Young refugees from Congo, Rwanda, and Bhutan produced this short film ‘Belong’. It was made in a Performance Workshop as part of our Mixing Room project along with heaps of other great clips. They all appear on digital tables within the exhibition “The Mixing Room, stories from young refugees in New Zealand” still open at Te Papa, The Museum of New Zealand.
Winter is descending on Aleppo, Syria’s largest city and the bloodied stage for an urban battle, now running into its sixth month, between rebels and the military of President Bashar al-Assad.
GENEVA — The United Nations appealed on Wednesday for $1.5 billion in new aid to handle the steadily worsening humanitarian crisis created by spiraling violence in Syria and predicted that the number of refugees fleeing the conflict would double to more than 1 million in the next six months.
The increased estimate was least the fourth time the United Nations had revised its projections upward on refugees in the nearly two-year-old uprising against the Syrian president, Bashar al-Assad, which has turned into a civil war that has left at least 40,000 people dead and has threatened to destabilize the Middle East.
The Syrian crisis was a dominant theme of a year-end news conference at the United Nations by Ban Ki-moon, the secretary general, who said that he planned to convene a donor conference next year to raise additional aid money. Mr. Ban also thanked all the neighboring countries in the region that had absorbed Syrian refugees and he called upon Israel publicly for the first time to accept them as well.
Mr. Ban reiterated his plea for an end to the violence in Syria and said “we’re doing our best to provide necessary humanitarian assistance. We are raising our voices, appealing to the international community.”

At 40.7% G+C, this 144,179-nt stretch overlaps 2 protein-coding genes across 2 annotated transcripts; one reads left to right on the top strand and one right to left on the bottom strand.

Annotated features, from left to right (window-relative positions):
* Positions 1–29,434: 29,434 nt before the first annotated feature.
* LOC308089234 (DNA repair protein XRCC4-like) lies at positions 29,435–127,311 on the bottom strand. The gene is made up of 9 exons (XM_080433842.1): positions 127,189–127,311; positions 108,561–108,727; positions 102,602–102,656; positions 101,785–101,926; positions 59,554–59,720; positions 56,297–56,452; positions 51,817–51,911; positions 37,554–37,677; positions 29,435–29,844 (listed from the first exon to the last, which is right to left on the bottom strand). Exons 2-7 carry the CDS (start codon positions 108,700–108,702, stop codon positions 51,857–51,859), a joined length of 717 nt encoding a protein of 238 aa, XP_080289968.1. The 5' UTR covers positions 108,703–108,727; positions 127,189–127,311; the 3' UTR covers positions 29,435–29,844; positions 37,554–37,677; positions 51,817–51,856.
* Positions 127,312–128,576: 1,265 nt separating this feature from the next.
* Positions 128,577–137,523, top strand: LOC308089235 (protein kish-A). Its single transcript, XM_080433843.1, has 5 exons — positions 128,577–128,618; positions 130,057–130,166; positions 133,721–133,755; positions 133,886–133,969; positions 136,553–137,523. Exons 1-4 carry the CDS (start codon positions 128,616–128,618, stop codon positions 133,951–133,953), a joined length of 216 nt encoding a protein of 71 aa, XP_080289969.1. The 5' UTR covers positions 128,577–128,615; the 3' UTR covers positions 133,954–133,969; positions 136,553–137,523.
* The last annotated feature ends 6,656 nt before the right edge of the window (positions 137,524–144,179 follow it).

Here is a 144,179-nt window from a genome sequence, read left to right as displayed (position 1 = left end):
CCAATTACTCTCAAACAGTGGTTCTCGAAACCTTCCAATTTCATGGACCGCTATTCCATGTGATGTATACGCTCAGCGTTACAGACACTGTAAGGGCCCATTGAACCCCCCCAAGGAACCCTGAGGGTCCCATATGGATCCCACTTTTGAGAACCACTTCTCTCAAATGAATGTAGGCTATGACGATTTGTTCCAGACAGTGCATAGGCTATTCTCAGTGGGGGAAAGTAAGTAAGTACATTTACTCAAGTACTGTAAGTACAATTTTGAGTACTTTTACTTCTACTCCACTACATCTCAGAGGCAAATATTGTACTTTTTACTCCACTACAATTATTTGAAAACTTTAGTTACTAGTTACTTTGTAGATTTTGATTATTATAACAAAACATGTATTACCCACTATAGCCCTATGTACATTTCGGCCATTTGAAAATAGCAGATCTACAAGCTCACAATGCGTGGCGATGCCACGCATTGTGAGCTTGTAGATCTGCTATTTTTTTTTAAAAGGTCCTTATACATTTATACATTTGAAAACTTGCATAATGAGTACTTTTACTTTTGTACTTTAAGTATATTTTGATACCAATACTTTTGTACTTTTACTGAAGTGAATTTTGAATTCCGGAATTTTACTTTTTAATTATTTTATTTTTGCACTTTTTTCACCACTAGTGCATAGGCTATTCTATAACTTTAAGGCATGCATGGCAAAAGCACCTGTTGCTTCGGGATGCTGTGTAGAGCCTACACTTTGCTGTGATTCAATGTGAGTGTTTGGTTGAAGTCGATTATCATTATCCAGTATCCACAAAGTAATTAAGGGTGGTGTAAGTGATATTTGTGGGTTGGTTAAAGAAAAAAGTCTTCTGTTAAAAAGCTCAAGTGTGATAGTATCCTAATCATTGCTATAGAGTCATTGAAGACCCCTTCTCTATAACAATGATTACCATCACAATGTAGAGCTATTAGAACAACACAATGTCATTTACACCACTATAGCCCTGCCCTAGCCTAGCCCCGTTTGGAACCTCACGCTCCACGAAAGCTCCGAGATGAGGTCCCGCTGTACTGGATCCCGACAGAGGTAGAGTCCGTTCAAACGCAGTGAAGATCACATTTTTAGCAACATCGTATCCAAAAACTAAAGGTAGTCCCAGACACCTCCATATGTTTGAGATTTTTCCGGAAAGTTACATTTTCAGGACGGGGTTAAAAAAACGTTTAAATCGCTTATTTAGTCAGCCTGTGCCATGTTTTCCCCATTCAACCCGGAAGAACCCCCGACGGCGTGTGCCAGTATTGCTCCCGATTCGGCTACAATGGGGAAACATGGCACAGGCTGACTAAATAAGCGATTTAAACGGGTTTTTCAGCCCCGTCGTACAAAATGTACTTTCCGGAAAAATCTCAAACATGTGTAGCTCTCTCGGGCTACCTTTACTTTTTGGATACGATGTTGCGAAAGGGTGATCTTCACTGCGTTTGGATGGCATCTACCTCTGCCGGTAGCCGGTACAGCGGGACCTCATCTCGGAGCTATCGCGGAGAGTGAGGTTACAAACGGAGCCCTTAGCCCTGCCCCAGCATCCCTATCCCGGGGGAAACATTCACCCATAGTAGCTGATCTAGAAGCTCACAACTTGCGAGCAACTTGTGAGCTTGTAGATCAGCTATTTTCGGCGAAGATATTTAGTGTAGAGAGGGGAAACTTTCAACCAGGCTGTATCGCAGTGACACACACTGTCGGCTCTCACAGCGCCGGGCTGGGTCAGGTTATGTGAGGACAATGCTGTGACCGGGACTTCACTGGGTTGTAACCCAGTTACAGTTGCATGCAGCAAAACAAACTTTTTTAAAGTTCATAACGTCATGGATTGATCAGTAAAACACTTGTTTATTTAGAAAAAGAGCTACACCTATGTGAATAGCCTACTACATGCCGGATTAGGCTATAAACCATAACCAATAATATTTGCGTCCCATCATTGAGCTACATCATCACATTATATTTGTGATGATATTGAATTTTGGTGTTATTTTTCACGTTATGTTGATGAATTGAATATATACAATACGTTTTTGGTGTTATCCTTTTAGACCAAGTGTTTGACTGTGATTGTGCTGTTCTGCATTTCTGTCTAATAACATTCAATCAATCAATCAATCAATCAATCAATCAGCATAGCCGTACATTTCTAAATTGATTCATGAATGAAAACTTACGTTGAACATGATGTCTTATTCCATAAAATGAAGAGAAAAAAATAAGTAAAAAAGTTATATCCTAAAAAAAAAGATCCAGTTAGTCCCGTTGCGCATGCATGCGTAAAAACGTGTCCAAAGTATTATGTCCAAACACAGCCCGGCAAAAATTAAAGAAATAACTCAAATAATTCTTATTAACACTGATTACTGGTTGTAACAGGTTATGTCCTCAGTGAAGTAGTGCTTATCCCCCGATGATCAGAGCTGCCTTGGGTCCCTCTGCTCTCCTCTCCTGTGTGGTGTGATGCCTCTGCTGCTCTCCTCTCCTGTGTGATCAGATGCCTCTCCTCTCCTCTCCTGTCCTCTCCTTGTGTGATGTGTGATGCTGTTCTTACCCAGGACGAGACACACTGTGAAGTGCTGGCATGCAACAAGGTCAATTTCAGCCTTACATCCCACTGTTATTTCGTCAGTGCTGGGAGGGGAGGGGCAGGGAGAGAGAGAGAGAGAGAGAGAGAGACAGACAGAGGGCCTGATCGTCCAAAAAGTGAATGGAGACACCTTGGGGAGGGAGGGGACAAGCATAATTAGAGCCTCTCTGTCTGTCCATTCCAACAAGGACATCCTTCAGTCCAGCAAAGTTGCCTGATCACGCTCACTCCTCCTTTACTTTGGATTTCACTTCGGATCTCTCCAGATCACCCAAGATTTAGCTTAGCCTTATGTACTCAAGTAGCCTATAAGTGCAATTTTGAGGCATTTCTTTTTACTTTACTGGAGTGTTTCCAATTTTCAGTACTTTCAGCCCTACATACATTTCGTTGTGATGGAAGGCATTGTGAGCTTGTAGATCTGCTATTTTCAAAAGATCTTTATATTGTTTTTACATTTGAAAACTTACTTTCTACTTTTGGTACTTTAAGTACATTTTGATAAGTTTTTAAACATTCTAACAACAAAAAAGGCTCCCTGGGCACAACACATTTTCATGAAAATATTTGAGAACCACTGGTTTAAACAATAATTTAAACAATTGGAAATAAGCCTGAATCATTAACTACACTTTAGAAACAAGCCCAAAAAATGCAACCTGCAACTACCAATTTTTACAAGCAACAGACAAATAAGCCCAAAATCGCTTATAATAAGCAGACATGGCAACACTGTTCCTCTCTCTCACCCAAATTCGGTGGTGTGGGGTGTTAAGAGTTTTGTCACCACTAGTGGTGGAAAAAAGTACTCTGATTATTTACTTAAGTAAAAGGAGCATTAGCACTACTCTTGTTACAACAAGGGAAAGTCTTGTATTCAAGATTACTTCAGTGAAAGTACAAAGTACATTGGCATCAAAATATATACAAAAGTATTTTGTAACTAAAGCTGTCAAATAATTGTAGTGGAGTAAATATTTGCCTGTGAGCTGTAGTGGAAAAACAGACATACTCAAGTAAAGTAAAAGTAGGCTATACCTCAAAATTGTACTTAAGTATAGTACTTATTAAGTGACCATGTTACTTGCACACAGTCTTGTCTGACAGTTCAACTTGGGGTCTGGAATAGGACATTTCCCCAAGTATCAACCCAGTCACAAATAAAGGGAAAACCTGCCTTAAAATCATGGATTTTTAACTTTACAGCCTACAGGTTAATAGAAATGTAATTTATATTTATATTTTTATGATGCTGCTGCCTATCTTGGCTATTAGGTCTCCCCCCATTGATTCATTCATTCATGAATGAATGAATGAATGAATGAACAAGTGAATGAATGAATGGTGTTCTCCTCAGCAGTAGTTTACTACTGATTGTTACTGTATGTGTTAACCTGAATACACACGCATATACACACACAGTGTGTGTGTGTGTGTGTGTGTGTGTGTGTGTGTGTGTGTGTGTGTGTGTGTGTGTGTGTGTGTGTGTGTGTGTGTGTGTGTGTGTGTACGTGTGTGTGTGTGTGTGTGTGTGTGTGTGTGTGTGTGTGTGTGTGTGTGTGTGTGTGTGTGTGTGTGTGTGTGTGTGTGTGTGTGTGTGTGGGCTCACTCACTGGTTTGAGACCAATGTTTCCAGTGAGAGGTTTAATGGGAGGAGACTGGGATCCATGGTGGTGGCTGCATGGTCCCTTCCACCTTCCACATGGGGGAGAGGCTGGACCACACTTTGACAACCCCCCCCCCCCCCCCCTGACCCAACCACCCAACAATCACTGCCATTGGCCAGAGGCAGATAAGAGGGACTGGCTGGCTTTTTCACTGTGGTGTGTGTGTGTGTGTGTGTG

Panos Moumtzis, the United Nations regional coordinator for Syrian refugees, said in a statement from Geneva that the enormity of the crisis “requires urgent support from governments, businesses and private individuals. Unless these funds come quickly we will not be able to fully respond to the lifesaving needs of civilians who flee Syria every hour of the day — many in a truly desperate condition.”
More than 525,000 Syrians have now registered as refugees, the United Nations refugee agency reported, roughly double the number it had recorded in early September. These include approximately 160,000 in Lebanon, 150,000 in Jordan, 140,000 in Turkey and more than 65,000 in Iraq. The agency also included Egypt for the first time as a sanctuary for fleeing Syrians, reporting more than 10,000 had registered there.
The refugee agency now expects the number to double again within the next six months, Mr. Moumtzis said.
He based that forecast on present trends in the conflict, with 2,000 to 3,000 Syrians crossing into neighboring countries every day. Under a worst-case outcome, in which the conflict results in a massive exodus of civilians, the number of refugees could rise to 1.85 million, he said.
As it is, “the violence in Syria is raging across the country, there are nearly no more safe areas where people can flee,” Radhouane Nouicer, the coordinator of United Nations humanitarian aid based in Damascus, told journalists in Geneva, citing daily shelling and bombings in the suburbs of the capital.
The needs of Syria’s increasingly desperate population, facing winter cold and shortages of basics like food, were much greater than the aid sought by the United Nations, Mr. Nouicer said, but the appeal was “realistic assessment of what we can achieve” in the complex and dangerous conditions prevailing in the country.